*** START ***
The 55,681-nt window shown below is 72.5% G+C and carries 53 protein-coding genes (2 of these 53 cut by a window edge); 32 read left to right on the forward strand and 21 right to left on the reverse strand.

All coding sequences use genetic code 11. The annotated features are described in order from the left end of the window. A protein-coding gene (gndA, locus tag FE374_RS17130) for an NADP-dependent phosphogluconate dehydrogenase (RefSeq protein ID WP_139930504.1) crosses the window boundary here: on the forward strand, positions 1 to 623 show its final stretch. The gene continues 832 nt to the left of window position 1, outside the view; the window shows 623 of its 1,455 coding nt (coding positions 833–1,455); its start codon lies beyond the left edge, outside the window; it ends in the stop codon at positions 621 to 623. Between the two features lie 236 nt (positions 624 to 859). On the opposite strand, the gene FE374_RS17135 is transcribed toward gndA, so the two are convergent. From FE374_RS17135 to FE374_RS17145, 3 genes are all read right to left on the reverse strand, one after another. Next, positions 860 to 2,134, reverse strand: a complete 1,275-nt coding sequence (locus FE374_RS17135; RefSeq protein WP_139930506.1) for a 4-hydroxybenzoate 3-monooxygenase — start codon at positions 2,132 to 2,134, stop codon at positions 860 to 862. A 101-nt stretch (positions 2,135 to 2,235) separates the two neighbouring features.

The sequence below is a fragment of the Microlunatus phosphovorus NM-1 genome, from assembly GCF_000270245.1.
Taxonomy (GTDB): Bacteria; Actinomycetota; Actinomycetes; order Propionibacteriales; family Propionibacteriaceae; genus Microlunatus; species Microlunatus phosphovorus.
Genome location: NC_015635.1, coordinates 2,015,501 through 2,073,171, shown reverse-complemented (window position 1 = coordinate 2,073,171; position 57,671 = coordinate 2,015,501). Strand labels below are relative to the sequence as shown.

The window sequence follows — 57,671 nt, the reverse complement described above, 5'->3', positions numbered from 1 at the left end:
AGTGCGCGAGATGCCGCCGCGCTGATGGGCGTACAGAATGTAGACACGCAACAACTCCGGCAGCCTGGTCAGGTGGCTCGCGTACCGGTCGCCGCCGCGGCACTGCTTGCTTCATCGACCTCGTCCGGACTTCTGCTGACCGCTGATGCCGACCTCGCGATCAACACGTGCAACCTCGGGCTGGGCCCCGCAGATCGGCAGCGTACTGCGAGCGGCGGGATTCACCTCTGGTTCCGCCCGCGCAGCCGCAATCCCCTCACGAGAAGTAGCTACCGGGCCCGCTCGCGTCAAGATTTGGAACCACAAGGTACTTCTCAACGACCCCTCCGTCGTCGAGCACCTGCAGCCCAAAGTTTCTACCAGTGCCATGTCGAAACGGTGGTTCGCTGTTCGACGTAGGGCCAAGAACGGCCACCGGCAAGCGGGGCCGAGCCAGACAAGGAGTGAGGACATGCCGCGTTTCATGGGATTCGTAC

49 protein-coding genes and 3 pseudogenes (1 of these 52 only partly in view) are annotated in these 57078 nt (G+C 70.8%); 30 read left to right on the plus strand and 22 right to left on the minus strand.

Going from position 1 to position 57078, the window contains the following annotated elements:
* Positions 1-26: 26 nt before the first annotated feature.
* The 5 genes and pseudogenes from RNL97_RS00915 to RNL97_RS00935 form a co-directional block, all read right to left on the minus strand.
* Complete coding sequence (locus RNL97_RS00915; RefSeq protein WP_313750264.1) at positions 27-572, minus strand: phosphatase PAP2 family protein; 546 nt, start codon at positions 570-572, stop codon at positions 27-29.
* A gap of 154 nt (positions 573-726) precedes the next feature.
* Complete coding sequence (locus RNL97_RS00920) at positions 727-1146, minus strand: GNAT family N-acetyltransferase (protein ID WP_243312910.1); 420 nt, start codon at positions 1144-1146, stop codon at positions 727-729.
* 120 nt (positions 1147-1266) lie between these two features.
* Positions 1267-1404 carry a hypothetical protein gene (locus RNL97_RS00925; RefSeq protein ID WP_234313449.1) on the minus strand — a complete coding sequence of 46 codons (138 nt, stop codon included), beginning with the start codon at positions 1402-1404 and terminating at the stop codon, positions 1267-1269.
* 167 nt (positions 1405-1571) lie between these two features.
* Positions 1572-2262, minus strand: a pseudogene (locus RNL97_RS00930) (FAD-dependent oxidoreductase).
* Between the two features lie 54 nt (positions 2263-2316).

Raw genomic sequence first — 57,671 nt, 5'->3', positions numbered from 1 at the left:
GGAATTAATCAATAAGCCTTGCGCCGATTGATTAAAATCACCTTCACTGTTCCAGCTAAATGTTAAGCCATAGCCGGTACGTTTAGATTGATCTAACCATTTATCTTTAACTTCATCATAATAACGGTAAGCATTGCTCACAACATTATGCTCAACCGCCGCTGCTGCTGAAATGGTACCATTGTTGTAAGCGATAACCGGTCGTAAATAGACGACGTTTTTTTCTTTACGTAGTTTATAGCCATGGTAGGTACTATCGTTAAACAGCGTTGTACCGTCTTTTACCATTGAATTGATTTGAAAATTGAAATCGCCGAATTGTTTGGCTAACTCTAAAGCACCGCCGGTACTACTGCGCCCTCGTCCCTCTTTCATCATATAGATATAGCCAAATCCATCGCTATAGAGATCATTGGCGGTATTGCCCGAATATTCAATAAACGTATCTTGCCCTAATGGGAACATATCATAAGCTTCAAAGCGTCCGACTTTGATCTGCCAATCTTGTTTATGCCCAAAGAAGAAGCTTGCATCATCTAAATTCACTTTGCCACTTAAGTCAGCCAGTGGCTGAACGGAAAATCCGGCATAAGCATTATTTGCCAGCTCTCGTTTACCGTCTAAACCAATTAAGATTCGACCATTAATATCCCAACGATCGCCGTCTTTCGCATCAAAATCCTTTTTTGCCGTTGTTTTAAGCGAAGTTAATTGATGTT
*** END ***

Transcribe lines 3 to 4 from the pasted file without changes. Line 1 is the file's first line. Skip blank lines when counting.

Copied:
The sequence below is a fragment of the Microlunatus phosphovorus NM-1 genome, from assembly GCF_000270245.1.
Taxonomy (GTDB): Bacteria; Actinomycetota; Actinomycetes; order Propionibacteriales; family Propionibacteriaceae; genus Microlunatus; species Microlunatus phosphovorus.